ICT has become extremely important to the visually impaired as it empowers their independence, liberating them to live a normal life and stay connected with the fast growing global village without borders. Below I would like to share my thoughts on the wish list to our Prime Minister as written by Anthony Thanasayan in his column Wheelpower in the Star Paper.
Thursday September 2, 2010
By ANTHONY THANASAYAN
PRIME Minister Datuk Seri Najib Tun Abdul Razak has invited Malaysians to share their ideas for Budget 2011 which is scheduled to be tabled in Parliament next month.
This news was music to the ears for Yam Tong Woo. Yam used to work as an automotive engineer before he lost his sight in January 2008 following a bacterial infection.
“Fortunately, it wasn’t the end of the road for me, thanks to Internet technology,” said Yam, 52.
“I hope our Prime Minister will seriously consider opening the doors wide for the disabled community so that we, too, can access the information super highway that is revolutionising thousands of lives every day.
“It will take a special and well thought-out budget to make IT accessible to all disabled Malaysians.”
Yam who now volunteers his time to help the blind access the Internet through assistive devices and software programmes, laments the fact that money is always an issue.
The blind, for example, are not able to use a computer without a screen reader which can cost as much as RM4,000. What the gizmo does is that it allows the computer to read everything out loud. “A full subsidy for the special software will make it affordable to the blind who have no choice but to purchase a screen reader if they wish to get online,” said Yam.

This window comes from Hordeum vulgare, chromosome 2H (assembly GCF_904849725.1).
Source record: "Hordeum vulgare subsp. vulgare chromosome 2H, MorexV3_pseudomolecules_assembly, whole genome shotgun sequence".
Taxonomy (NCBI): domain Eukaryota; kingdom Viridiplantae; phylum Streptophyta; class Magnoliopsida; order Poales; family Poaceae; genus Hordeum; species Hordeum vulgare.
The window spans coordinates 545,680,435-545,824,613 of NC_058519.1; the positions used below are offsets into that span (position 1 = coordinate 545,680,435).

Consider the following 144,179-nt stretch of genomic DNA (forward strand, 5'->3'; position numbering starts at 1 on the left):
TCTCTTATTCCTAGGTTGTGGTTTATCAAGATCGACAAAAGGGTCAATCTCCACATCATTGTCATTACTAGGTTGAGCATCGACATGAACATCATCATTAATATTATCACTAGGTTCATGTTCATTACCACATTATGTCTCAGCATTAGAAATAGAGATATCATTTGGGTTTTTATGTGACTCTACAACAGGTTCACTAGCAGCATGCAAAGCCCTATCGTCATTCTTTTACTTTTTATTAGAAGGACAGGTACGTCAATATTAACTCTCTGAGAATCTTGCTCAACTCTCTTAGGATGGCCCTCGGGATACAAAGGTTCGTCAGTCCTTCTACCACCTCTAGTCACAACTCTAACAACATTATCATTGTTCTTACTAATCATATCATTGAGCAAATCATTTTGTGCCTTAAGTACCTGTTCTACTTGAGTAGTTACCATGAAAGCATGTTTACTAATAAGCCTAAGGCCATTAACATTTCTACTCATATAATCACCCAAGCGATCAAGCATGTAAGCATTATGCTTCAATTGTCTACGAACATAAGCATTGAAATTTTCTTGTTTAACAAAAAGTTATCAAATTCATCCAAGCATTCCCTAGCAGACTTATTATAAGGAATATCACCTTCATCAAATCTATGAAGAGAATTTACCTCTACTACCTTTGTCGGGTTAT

The other key players are Internet service providers and telcos, said Yam. He added that although some of them do offer discounts for handicapped subscribers, the packages being offered to the able-bodied are far more attractive. Discounts for disabled subscribers often come with unfair limitations which curb their Internet usage rather than encourage it.
Yam pointed out that service providers and telcos should look into their packages for subscribers with disabilities, and stop at nothing in offering them the best.
“Years ago, a number of disabled societies came together and requested a flat rate of RM5 for disabled subscribers of the telephone, cellphone and Internet,” Yam disclosed.
“But these suggestions fell on deaf ears. It’s time to revive the idea and give the disabled easy access to IT, just like anyone else.”
It is not difficult to see why Yam feels so passionately about IT and its benefits to the disabled community. When Yam lost his sight, he had no one to turn to for help. His only friend and guide was the computer. By surfing the Net, he learnt about the cause of his blindness. He was not able to get much information from his doctors earlier.
More importantly, he got to know many wonderful stories from the blind, and how they learnt to cope with their disabilities. The information and knowledge helped him – and scores of others like him – to become more independent and confident.
By getting online, the blind and others with disabilities will have more opportunities to find jobs, including work that can be done from the home. Even a mobile phone can help a blind person know where he is when stuck in the middle of the street. Instead of relying on others to give them directions, technology can provide the blind with the answers at the touch of a button.
And there’s no end to finding new friends and keeping in touch with them via e-mail, getting to know what’s happening in town, and in the world – the possibilities are endless.